We at Cicero Group, and at Cicero’s divisions Education Direction and Cicero Social Impact, talk a lot about “data-driven strategy.” This concept drives our internal company organization, our interactions with clients, and our overall outlook on being good corporate citizens. We realize that the phrase has a wide variety of applications, so we sat down with key partners and company leaders to get their thoughts on what “data-driven strategy” means in their field. We will publish these conversations over the next few weeks.
Our first conversation was with Dr. Trent Kaufman of Education Direction, and our second conversation was with Dr. Jacob Allen of Cicero Social Impact. This week we sat down with Cicero Group Partner Lawrence Cowan, who has spent the last decade helping to build the Cicero Group’s analytics practice. He has experience helping Fortune 500 firms solve business challenges with data, including attrition, segmentation, sales prioritization, pricing, and customer satisfaction. He also leads the firm in predictive analytics and Big Data related engagements.
What are the 2-3 biggest challenges of converting data into actionable strategy?
The first, and perhaps the biggest, challenge is connecting the data to the overall company strategy. Too often, data and their associated initiatives fail simply because the data are being used to accomplish something miss-aligned with the strategic direction of the company. The second challenge is executive level buy-in. Relying upon data to inform business decisions and strategy is still considered untested waters for many organizations. Data needs to be trusted before it can be leveraged. It’s about building a culture that acts on data – and that culture needs to be driven from the top. Finally, the “trust” can only be developed through comprehensive, situation-specific understanding of trends and opportunities. For data to be leveraged into an actionable strategy, it needs a steward with both the industrial/functional expertise and deep analytics expertise.
Most organizations already have large amounts of data. How can they separate the “valuable data” from the “numbers”?
I might suggest that the decision is less about valuable vs. invaluable data, and more about prioritization of the highest value opportunities. Executives need to be able to identify the biggest opportunities for their organization to use data to create value. It might sound simple, but typically this requires cross-functional collaboration, thoughtful planning, and, in most cases, application of advanced analytics to quantify the opportunities.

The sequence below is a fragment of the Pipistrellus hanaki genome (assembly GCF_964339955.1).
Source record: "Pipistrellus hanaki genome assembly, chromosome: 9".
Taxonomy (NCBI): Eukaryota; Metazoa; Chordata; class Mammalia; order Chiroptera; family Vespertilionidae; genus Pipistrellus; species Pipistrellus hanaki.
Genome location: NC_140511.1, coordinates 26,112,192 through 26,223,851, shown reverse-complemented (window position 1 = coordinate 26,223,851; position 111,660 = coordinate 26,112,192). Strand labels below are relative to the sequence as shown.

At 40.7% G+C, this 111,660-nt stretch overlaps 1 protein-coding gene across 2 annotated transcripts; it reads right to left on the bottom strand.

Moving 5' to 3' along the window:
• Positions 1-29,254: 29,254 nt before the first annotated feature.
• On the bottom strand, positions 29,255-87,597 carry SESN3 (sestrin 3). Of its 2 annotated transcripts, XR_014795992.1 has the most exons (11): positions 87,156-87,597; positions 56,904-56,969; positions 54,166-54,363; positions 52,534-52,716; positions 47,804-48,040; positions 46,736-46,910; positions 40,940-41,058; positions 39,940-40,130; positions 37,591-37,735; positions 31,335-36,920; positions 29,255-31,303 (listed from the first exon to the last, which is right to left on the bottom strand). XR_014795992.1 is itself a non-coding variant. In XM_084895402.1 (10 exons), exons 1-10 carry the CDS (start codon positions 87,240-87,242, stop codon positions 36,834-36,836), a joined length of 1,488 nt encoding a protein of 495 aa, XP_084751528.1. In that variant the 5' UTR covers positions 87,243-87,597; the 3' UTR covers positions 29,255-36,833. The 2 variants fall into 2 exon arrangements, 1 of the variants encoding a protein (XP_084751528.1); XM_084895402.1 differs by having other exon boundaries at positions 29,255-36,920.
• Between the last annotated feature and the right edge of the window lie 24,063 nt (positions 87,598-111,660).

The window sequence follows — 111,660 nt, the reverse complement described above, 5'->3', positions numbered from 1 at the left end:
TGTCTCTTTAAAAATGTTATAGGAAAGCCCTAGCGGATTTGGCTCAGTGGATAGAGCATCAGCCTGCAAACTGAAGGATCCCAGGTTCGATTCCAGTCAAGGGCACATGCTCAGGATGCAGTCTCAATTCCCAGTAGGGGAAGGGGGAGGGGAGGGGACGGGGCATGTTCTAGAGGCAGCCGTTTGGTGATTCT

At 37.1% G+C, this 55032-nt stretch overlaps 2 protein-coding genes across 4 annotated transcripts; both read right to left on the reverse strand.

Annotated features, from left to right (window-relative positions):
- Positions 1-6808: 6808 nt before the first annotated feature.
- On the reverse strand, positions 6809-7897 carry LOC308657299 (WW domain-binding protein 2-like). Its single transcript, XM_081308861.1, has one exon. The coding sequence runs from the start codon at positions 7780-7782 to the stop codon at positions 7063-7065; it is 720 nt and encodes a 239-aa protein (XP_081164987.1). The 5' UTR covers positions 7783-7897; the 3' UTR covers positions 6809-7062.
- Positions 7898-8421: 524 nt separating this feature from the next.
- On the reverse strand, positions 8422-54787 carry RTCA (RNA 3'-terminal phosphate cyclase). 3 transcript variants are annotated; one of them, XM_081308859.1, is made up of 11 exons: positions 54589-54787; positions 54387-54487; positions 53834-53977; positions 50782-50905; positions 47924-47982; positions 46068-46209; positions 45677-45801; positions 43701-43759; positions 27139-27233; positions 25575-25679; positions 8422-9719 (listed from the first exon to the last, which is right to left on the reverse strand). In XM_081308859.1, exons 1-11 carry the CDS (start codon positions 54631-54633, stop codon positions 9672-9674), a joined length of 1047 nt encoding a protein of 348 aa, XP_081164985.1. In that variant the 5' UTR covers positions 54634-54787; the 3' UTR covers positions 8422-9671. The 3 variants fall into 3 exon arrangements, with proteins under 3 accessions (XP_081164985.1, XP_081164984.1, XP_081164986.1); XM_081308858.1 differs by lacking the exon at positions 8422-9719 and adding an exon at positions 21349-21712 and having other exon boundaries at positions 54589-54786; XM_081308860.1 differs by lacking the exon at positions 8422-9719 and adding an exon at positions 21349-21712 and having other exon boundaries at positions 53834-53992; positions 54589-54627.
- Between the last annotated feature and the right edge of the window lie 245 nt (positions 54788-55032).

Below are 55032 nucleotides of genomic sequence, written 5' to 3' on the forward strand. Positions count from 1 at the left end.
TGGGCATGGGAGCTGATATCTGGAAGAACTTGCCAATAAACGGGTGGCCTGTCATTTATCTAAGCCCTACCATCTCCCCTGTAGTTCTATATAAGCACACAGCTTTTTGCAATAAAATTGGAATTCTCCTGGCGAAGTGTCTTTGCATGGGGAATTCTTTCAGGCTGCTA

It’s often easier to find data than it is to actually do something with it. How do successful companies make sure that their data is actionable?
There are the basics such as collecting/having access to the right data, enabling access to the data, and moving beyond simple reporting to analysis and insights. But beyond that, data can only be actionable when they are leveraged towards initiatives that are aligned with industry-specific requirements and companywide strategic priorities. Data need to be put to use in applications/initiatives which are relevant to the business and that are simple for the front line to use and access. Data can only be acted upon when they have been properly prioritized based on an assessment of the impact the data will generate.
What is the best example of data-driven strategy that you have seen or can describe in detail?
We recently completed an engagement with a financial institution who had experienced significant growth across a number of important metrics (e.g., assets, branches, membership, loans approved, etc.) but simultaneously realized that a lot was being left on the table due to underutilized data assets. This underutilization was partially driven by siloed data, creating a lack of transparency of across functions when it came to customer data. We worked with this client to create a compelling case for the potential impact of having an enhanced data strategy. This included a phased approach to ensure the stakeholders could see immediate results, which ended up being enough to justify a longer-term investment in data strategy. At the end of the engagement, we had helped this client clarify and prioritize their goals and objectives with their data, created a data roadmap with short- and long-term milestones based on the prioritization of the data initiatives, implemented a “sandbox” data environment where “quick-win” data initiatives could be developed and deployed, and designed the organizational structure (skills, people, roles, etc.) required to support the long-term data strategy.
In what way(s) is Cicero Group uniquely positioned to answer the challenges you’ve discussed above?
Over the past 15 years, we have accumulated a super impressive team including a mix of top consultants (ex Mckinsey, Bain, and Deloitte), executive-level operators, academic-quality researchers, and data scientists. This unique blend of talent allows us to provide clients the technical expertise and the strategic leadership and vision required to make data “actionable” across an organization. On top of that, our goal is to truly create value for our clients. We want to help our clients to truly build a culture that acts on data, not one that simply relies on consultants every time a data-driven decision is required. The only way that is possible is to ensure that we leave our clients with the tools, insights, and training required to own the data initiatives.